Mad for Speed, The Racing Life of Joan Newton Cuneo
“At the end of the major portion of my research I found that besides being the woman who was said to have single-handedly gotten women banned from racing, which is not true, Joan Newton Cuneo was a cultured but feisty lady who reigned as a national celebrity for a decade.”
Anyone who could say in 1914 that they had already owned eighteen automobiles would have been a curiousity. A racing driver? Even curiouser. A woman owner/driver/mechanic? The first and only female participant on the first Glidden tour? With a part-time riding mechanic who had stood trial for murder? Get outta here.
It helps that she came from wealth and married into greater wealth, that as the youngest of four daughters she was her doting father’s “favorite son,” that in school she had a mind for science and math, and that she was both tomboy and ladylike. Having a very famous name on the family tree, a few generations earlier, could only be a boon: Isaac Newton the mathematician.
And still she died in obscurity, her pioneering “motor girl” accomplishments—not least a women’s speed record of 112 mph on the Long Island Motor Parkway—forgotten already during her lifetime. And if she is remembered at all nowadays it is for something she didn’t do, at least not actively and specifically: get women banned from organized racing in the US. That was instead overreach by the sanctioning bodies, few as they were then, that already didn’t see eye to eye and didn’t know what to do with Cuneo (1876–1934) and the example she was setting.
This colorful story is threaded here together by a professor of history who is used to the rigors of academic research, not afraid to tackle a quarter century of newspaper clippings, and discern the essence of the “elusive Mrs. Cuneo.” Assorted relatives and offspring made themselves available, not least a cousin, Dick Newton. A racer (mid-1960s), designer and builder himself, he had always had an affinity for the relative that family lore seemed to have branded the black sheep and had it in mind to write a book about her himself. Learning of Nystrom’s efforts he instead made his material available to her, took on specific research tasks, and wrote the Foreword to this book.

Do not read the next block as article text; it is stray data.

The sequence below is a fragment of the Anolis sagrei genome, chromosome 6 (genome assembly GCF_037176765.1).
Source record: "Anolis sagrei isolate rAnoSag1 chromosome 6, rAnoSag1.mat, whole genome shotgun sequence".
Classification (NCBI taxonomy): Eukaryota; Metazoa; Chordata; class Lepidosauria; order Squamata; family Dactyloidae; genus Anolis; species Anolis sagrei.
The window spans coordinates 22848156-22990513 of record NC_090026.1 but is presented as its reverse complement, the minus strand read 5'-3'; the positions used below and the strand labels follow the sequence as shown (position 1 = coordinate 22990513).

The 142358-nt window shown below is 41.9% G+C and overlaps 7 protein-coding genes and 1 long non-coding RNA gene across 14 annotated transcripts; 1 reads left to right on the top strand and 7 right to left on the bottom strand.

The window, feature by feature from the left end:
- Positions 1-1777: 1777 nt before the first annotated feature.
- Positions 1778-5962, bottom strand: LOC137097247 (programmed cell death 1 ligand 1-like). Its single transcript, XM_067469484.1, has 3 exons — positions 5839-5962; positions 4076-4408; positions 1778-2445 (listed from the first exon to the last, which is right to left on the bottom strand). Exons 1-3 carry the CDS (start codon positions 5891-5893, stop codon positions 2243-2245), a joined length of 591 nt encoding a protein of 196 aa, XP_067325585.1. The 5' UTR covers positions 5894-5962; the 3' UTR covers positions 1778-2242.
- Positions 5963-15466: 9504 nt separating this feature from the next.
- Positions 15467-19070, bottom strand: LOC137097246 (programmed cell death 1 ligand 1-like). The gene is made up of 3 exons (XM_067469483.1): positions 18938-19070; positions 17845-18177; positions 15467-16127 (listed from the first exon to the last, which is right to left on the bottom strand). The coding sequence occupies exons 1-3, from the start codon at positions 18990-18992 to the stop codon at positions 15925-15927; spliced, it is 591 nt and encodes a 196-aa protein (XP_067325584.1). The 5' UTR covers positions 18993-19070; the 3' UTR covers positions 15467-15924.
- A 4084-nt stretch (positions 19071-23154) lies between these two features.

The book is as much social and cultural history as biography, for Nystrom is very much a context-oriented chronicler. Cuneo’s wedding gown is described with as much detail as the socio-economic conditions of her hometown or her millionaire banker-husband’s willingness to not only indulge his wife but accompany her on many tours/rallies as a keen passenger. Many questions remain about their relationship which ended in divorce—was the marriage arranged? did he have mob connections? The book, in other words, should appeal to pretty much anyone who doesn’t live in a barrel in the forest, who takes in an interest in their fellow wo/man, and, obviously, to anyone with an interest in the early days of the automobile in general and US motorsports in particular.
Typical for a McFarland book it is sparsely illustrated. The text draws on many excerpts and quotes (chapter notes are at the back of the book), and there is a fine Index. Also typical of McFarland, this publisher deserves praise for championing such niche projects—and the reader is reminded that unless someone buys worthy books like this, they may not get published.
Copyright 2016, Sabu Advani (speedreaders.info)